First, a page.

Plant your crowns or seeds about 1 1/2 feet apart. Make sure if you use crowns, that you put the fat roots down. The crowns we planted upside down had little hairs on the top and fat roots on the bottom, we thought the little hairs were the roots. Asparagus roots are about as big around as a pencil almost. They go down. Live and learn, or listen to what we did. Silly us.
When planting them, make a long row about 8 inches deep and hill the soil up in the center. The crowns are kind of bowl-shaped. Place the bowl of roots on top of the mound in your soil and then fill in around the tops. Your crowns will be completely under the ground when you are finished planting. If you plant seeds, you just place them in the ground about 2 inches deep and follow the rest of the steps mentioned here for crowns.
Once you have them planted, water them in well and mulch them well to keep them moist. Then get ready to wait.
When the asparagus comes up, it grows straight up out of the crown. You can harvest any spears larger in diameter than a drinking straw or pencil. To harvest them, just break or cut them off at the ground. I tell the kids, crack them over. They will snap.
If they are smaller than a straw, leave them. The plant needs some ferns in order to store up the energy to make asparagus the following year. Once you leave the spear, it will bloom into a beautiful fern and look gorgeous in your garden all summer. The ferns die off in the winter.
After they are completely brown, you can trim them down for the next year, they have gotten all the energy out of them they can. The following spring, you will start to get spears again and you can watch for any that are big enough to harvest. Then the cycle starts all over again, take the ones that are big enough, leave the skinny ones for the plant.
Asparagus is super fun because it is ready to harvest before most of your other crops are ready. Getting to harvest something in March or April gets your garden juices flowing. It’s so refreshing as you long for the tastes of summer! You may even get a few more spears to harvest in fall. But remember, to only take the big ones.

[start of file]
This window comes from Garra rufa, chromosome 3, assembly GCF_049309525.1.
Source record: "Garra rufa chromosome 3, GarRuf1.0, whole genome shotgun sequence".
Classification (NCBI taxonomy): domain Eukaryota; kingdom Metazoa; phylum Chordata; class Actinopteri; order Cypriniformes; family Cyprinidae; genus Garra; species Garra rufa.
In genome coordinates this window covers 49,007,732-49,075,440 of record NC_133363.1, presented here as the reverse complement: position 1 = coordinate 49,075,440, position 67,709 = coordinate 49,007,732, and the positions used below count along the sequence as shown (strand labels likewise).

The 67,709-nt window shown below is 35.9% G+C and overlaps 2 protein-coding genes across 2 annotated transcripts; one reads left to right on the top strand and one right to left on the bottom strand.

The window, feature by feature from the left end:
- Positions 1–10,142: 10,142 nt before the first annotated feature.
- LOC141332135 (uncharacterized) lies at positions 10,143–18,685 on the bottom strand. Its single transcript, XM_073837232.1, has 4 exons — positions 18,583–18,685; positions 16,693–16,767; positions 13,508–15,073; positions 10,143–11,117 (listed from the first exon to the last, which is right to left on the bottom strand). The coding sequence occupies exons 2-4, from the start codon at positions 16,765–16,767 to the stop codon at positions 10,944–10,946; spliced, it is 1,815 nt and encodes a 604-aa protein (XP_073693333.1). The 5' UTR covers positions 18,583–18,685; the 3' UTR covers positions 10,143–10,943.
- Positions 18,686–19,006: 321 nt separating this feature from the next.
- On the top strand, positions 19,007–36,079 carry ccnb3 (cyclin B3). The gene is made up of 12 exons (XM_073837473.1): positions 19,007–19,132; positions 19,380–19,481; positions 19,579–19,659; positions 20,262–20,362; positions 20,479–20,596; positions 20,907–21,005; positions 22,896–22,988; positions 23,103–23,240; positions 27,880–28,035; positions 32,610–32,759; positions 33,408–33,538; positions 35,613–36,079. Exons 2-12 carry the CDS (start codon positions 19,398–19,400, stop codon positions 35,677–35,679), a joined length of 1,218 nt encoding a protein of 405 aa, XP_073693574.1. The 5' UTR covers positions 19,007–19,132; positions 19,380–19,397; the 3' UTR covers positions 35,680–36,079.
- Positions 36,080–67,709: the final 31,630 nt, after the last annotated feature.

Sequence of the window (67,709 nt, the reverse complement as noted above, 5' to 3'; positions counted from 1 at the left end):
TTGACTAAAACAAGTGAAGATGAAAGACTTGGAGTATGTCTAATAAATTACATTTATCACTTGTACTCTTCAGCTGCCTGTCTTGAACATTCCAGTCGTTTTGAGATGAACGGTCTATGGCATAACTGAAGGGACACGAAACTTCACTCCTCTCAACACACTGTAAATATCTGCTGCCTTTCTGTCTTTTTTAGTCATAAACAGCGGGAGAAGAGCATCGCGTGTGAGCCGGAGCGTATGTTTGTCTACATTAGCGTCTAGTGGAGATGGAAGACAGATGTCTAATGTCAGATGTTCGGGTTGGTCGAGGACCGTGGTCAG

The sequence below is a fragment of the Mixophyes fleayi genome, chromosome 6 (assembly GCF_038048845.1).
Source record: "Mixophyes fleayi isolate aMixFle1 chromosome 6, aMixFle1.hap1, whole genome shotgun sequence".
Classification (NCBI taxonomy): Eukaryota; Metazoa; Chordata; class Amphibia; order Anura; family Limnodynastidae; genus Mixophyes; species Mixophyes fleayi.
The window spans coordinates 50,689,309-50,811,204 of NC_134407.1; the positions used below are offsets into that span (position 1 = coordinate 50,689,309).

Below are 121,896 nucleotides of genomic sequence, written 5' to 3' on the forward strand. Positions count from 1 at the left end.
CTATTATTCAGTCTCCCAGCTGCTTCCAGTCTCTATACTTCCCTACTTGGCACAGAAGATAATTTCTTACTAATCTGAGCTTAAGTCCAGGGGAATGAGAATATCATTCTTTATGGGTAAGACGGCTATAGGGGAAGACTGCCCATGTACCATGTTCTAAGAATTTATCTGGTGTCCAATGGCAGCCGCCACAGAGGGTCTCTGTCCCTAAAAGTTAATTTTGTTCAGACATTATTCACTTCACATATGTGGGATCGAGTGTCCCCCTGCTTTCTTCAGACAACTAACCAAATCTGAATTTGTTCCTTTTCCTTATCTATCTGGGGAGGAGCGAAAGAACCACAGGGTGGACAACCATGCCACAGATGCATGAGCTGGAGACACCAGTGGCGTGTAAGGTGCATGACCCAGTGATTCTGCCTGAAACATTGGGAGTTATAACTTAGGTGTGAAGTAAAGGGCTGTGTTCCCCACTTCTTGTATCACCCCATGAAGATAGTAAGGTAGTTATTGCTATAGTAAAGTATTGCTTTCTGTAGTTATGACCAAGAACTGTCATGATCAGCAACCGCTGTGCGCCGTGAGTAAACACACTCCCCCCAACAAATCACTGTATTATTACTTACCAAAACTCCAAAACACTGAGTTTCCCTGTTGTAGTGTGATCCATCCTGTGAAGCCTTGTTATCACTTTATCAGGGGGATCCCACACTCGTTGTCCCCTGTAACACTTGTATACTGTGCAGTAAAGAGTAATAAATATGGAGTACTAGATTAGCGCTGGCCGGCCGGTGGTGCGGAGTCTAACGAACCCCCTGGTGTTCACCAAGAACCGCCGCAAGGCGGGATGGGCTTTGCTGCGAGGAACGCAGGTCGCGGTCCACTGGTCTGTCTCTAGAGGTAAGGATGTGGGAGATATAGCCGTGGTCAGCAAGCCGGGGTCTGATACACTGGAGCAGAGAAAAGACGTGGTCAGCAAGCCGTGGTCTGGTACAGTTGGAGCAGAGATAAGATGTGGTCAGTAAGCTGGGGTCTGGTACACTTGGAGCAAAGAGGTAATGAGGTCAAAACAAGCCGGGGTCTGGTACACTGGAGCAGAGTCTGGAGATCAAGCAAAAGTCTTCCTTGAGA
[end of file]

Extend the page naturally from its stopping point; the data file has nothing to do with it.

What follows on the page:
Asparagus ferns grow little berries on top after it produces and those berries are full of little seeds that sprinkle out in the fall. You can grow more asparagus plants from those if you’d like.
Another way to get more asparagus plants is by transplanting. Once the plants are established, they will put off more plants in that bed. If you don’t thin them every few years, your asparagus will stop producing as much. Then it’s time to divide.
Divide your asparagus roots during the dormant season, January or February if you can work your soil then. They start to produce asparagus around March in Oklahoma, so you don’t want to wait until then. They need to be dormant.
It’s hard work to divide crowns, but you’ll have more plants to plant or give away and the ones you divided are mature and will actually produce better. Carefully dig up the crown. It may be 2 feet in diameter now or much smaller. The crowns you start out with are like an inch across the top and maybe 5 to 7 inches long, so you’re going to be shocked at how much they grew.
Gently tease the crowns apart from the main crown without damaging the roots. You can use the water hose to remove the soil and make this easier or you can use a fork or spade. Just do as little damage as possible.
Once you have them separated, just replant or give them away. There will be even more asparagus to enjoy! (And they may even produce that very year)
How to grow:
More information on how to build raised beds, build a trellis for your plants, and basic gardening information you need is available here in these beginning gardening videos. Click here for more information. You can even download a tour of what types of beds we have in our preschool gardens for free.